Supervision (of coaches) is a relatively new activity in the coaching arena, although it has long been recognised there is a need for supervision in the psychological-based helping professions. Whilst coaching supervison borrows some fundamentals from therapeutic supervision, it is a different activity – just as coaching is distinctly different from therapy. It operates at three levels for the coach:
- formative – through reflection, feedback and direction, developing skills and capability;
- normative – ensures the coaching is professional and ethical, and conforms to any organisational or legal codes; and
- restorative – provides support for the coach when personal issues, doubts and insecurities arise.
Supervision is fundamentally an opportunity for the coach to take time to reflect and receive objective feedback on what can often be difficult or complex situations. The supervisor uses various models (including the Seven-eyed Model, Dilts’ Logical Levels and Perceptual Positions) to give the coach new insights and different perceptions of the client and/or coach situation. The supervisor will also be aware of, and bring to the awareness of the coach as necessary, any transference or counter-transference arising.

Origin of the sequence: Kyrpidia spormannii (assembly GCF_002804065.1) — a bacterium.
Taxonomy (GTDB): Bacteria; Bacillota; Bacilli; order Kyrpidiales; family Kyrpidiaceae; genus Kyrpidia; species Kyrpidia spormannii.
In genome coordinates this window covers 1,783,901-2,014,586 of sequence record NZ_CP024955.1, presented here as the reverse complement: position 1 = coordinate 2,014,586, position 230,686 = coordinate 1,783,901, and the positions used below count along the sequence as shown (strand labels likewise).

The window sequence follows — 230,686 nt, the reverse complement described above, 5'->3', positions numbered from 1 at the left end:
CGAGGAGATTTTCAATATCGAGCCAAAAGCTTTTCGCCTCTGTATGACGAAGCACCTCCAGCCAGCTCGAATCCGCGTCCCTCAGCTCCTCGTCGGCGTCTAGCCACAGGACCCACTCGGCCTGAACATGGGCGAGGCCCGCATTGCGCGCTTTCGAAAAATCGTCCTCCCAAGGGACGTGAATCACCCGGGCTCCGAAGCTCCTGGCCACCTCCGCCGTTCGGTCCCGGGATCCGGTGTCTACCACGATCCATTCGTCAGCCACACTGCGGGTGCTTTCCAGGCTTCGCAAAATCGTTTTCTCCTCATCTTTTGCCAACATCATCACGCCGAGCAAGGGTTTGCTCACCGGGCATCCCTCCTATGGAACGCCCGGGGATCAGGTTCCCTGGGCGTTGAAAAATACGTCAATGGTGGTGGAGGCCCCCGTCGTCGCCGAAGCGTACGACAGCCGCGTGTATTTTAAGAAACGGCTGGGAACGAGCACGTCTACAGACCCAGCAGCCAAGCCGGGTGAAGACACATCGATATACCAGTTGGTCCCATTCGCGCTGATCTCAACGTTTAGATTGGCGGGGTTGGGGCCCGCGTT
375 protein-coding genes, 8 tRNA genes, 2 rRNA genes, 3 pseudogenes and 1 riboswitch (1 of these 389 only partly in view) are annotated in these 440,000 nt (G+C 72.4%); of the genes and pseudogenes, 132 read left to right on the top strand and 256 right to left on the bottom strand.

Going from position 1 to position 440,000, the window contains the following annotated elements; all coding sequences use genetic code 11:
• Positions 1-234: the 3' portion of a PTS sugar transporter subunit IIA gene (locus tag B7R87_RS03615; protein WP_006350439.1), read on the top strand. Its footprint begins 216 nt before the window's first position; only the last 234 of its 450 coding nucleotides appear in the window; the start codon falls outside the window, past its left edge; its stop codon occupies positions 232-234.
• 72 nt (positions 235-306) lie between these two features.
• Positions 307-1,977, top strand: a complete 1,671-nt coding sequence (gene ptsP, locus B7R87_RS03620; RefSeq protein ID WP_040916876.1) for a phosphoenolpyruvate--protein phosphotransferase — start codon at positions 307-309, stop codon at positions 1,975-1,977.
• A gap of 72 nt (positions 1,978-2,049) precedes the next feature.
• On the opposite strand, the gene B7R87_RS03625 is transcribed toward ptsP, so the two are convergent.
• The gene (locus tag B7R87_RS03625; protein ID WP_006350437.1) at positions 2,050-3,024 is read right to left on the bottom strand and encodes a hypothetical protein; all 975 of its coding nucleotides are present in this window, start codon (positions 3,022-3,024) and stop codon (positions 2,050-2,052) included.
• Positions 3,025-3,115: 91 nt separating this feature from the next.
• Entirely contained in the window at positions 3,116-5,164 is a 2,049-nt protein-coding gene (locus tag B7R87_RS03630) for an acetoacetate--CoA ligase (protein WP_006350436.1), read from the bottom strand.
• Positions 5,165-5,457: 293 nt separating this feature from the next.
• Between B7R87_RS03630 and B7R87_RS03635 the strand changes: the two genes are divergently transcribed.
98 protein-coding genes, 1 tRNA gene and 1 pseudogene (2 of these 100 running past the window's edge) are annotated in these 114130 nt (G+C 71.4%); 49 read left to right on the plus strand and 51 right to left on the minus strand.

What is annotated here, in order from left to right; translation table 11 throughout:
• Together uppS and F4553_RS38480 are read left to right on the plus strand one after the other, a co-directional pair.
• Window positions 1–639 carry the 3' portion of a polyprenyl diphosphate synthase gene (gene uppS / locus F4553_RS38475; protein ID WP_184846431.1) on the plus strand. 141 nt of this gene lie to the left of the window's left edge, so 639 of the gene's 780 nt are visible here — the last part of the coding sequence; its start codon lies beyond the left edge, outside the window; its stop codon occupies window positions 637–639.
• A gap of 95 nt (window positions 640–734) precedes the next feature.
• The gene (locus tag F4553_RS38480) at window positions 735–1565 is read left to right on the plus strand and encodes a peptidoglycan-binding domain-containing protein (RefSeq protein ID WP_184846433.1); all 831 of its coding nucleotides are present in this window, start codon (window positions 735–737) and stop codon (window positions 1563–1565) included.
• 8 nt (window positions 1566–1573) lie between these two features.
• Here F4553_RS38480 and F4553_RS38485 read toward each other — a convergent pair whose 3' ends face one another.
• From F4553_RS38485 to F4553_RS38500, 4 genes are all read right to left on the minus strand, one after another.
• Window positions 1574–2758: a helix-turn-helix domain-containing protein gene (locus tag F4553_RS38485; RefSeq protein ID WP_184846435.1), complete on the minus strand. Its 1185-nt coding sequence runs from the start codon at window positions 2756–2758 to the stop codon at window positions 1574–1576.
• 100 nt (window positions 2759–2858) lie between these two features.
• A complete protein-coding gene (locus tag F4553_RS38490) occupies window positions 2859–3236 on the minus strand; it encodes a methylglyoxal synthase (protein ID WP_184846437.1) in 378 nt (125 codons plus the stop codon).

Supervision can be undertaken either individually or in groups, face-to-face or by telephone. The frequency of supervision tends to depend on the level of experience of the coach but commonly falls in the range of 1:10 to 1:35 (hours of supervision to hours of coaching).
If you are a coach or are responsible for a team of internal coaches, coaching supervision is a cost-effective way of ensuring the quality and ROI from your coaching programmes.